It’s a big ‘yes’ for marriage equality Neil Walker email@example.com A SIZEABLE majority of voters across the federal electorates of Dunkley and Flinders backed samesex marriage in the marriage equality postal survey. The Australian Bureau of Statistics announced last Wednesday (15 November) that 61.6 per cent of eligible voters across the nation voted for the law to be changed to allow same-sex couples to marry and 38.4 per cent opposed the move. An ABS breakdown of voting showed 70 per cent of Flinders voters voted “yes” and 30 per cent voted “no”. The seat of Flinders is held by Liberal MP and Health Minister Greg Hunt. In the marginal seat of Dunkley, held by Liberal MP Chris Crewther, 72 per cent of voters backed marriage equality with 28 per cent voting no. Mr Hunt said in a statement last week: “I was one of those who voted yes and I will be one who supports the bill in Parliament in line with my own beliefs, the majority view of my electorate and the majority view of the country. “I understand and deeply respect that this view is not supported by every member of my community and that is why we will ensure that there is recognition of religious freedom within the bill.” Mr Hunt revealed two years ago he had changed his mind on samesex marriage since voting against a
Health protest: Refugee rights protesters took to the roof of the office of Greg Hunt. Pic: Gary Sissons
Rooftop protest for refugees
private members bill in September 2012 to legalise marriage for gay and lesbian couples (“Hunt converts to same-sex marriage cause”, The Times 24/8/15). Mr Crewther said he will push to ensure “equality under the law while simultaneously ensuring religious liberty and freedoms of speech, conscience and belief”. “I congratulate the yes vote getting up, both in Dunkley and nationally, in line with my own personal vote in the postal survey,” he said. “In line with the view in Dunkley and nationally, I will also be voting yes when the legislation is voted on
in Parliament.” Prime Minister Malcolm Turnbull says he is confident same-sex marriage can be legalised in Australia by the end of the year. Some MPs want exemptions put in place to allow businesses and religious groups to be able to refuse to be involved in same-sex marriage wedding ceremonies. Mr Hunt said: “It is now our job as parliamentarians to respect the outcome of the vote and implement the will of the Australian people.” The ABS confirmed last week the non-binding postal survey cost taxpayers almost $100 million.
WHILE the federal government repeatedly refuses New Zealand’s offer to provide a home for 150 Manus Island refugees, activists have staged a protest over the Hastings office of Flinders Liberal MP Greg Hunt. Refugee Action Collective members climbed onto the office roof displaying banners with the words “Hey Hunt! Health = food, water, medicine and safety. Evacuate Manus!” Mr Hunt’s spokesman Mathew Langdon said: “All Australians have a right to protest, however there’s always a responsibility to do so within the law.” Watched by police, the protesters came down voluntarily after two hours. No arrests were made. “We are here today to draw attention specifically to the horrifically deteriorating health situation faced by refugees on Manus Island,” Refugee rights advocate Amanda Zivcic said. “These men have committed no crime and yet have been deprived of their freedom and their health for four long years. Ms Zivcic said Mr Hunt, who is also health minister, should “do your job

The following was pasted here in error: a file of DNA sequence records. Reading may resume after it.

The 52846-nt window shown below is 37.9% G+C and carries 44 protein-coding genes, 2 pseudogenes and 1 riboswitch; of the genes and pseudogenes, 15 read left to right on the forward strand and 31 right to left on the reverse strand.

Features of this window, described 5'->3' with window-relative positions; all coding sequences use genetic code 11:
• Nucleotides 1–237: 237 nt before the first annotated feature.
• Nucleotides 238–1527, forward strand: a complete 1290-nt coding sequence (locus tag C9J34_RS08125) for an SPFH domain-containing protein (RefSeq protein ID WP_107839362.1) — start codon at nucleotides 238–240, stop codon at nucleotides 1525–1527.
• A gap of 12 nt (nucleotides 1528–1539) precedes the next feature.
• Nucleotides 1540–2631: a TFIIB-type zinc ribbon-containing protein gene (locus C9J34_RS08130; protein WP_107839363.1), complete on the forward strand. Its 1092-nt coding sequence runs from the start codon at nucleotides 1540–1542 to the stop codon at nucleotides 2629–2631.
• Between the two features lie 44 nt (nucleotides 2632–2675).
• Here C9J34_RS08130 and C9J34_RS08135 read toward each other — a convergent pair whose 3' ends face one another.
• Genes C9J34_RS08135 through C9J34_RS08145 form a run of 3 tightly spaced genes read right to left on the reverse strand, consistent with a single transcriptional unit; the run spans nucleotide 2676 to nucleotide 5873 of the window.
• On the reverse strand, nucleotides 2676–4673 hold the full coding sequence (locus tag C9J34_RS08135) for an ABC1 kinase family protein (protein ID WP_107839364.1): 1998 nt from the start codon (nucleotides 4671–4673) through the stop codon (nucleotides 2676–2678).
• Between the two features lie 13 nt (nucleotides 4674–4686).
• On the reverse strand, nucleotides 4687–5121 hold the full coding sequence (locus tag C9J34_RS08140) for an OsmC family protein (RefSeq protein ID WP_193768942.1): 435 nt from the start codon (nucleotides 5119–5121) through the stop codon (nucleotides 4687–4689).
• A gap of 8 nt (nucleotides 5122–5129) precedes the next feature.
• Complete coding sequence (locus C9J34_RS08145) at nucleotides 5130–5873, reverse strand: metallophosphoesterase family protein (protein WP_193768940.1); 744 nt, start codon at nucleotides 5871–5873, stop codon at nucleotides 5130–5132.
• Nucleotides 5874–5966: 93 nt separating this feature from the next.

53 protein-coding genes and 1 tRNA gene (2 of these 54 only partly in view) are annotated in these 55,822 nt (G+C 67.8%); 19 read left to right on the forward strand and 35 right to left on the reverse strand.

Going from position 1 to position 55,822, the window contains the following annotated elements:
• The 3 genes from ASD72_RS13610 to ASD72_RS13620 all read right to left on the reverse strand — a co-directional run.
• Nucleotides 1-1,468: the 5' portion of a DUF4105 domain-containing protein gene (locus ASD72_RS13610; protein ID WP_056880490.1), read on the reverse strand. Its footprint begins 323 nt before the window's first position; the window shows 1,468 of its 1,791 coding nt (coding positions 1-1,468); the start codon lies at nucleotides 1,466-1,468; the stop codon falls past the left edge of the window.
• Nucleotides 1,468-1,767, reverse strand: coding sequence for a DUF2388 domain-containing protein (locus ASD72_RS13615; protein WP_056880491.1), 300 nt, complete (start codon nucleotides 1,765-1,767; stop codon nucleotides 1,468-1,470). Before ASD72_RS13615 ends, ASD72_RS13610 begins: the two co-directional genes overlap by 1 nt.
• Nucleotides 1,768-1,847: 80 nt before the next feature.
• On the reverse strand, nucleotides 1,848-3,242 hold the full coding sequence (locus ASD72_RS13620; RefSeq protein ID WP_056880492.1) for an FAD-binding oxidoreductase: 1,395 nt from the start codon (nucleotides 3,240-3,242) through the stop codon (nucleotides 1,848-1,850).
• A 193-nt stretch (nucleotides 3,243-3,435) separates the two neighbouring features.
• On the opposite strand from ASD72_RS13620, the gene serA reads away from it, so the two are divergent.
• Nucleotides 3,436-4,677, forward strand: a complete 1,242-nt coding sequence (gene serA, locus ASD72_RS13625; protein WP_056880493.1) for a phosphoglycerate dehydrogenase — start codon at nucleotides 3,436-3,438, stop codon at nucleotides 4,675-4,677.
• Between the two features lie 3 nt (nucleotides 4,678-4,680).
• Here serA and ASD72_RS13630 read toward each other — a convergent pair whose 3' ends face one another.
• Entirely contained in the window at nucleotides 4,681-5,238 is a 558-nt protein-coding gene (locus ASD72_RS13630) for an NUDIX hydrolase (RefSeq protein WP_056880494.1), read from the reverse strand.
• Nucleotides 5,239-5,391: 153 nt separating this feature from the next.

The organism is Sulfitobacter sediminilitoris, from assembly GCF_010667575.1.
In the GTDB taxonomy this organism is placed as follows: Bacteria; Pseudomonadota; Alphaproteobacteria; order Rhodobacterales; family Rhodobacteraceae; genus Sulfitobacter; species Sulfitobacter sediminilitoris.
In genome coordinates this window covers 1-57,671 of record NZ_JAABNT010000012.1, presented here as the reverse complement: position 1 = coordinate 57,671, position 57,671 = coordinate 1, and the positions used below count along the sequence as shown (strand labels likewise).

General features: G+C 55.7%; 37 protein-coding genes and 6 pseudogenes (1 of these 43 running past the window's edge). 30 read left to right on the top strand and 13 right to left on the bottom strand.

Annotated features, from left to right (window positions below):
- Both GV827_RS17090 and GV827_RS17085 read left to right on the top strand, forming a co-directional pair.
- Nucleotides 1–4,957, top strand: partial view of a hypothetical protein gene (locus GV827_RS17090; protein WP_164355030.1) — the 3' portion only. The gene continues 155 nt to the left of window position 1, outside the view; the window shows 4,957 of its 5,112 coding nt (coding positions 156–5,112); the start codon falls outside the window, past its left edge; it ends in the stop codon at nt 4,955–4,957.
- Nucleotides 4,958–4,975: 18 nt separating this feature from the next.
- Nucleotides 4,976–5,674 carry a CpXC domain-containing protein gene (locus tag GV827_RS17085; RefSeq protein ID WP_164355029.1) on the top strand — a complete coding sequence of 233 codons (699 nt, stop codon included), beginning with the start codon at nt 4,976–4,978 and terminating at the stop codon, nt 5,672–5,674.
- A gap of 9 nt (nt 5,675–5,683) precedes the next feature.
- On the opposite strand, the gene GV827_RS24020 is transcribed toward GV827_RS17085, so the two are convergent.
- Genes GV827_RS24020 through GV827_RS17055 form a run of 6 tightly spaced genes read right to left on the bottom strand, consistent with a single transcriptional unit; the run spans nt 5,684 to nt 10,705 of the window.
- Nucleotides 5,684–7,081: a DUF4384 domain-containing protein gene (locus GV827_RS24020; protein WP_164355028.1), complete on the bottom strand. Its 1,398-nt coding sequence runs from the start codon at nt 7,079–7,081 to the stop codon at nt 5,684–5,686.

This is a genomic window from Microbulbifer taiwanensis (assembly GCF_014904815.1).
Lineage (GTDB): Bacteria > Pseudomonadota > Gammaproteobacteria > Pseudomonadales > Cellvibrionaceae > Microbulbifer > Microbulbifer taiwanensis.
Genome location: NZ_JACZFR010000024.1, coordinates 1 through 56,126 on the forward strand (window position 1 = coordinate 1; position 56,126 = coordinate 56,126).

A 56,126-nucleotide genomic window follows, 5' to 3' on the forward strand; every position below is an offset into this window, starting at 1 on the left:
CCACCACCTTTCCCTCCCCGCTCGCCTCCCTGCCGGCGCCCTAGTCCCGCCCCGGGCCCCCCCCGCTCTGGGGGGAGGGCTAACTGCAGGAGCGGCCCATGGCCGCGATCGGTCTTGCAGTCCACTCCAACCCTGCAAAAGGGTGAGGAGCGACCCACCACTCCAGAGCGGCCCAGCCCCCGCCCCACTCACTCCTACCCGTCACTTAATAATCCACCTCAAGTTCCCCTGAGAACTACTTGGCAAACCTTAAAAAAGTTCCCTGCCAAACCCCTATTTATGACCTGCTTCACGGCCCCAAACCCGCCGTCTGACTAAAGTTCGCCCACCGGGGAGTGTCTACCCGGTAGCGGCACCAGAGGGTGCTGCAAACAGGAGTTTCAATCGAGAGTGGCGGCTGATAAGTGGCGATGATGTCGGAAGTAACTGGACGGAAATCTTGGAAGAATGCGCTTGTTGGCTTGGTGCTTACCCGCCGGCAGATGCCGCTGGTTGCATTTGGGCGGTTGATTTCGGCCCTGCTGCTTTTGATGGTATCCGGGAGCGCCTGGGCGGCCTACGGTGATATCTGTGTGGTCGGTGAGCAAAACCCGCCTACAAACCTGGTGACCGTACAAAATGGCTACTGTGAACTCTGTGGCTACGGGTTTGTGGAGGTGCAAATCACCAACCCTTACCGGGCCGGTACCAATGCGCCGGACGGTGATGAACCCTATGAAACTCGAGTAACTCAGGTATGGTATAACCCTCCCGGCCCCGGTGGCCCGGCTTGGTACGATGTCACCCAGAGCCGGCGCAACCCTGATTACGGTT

and evacuate these men, bring them here, and give them the health care they need and they’re entitled to”. “There are people with infections, a man with heart pain, a man having serious epileptic seizures, and another one with severe kidney stones. A vast proportion of these men also have mental health issues brought on by years of imprisonment at the hands of Australia. Refugees have been viciously attacked. And now, food is not being let in, the men are prevented from storing water, and all are dehydrated and starving.” Ms Zivcic said the government and the Labor opposition “need to answer for the situation they have created on Manus Island”. These prisons are constructed and funded by the Australian government, they’re staffed by Australians and it was Australia who dumped them there. And the new prison that the men are resisting being moved to in East Lorengau is no improvement on this, and it is even less secure than where they are now.” Stephen Taylor
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Frankston Times 20 November 2017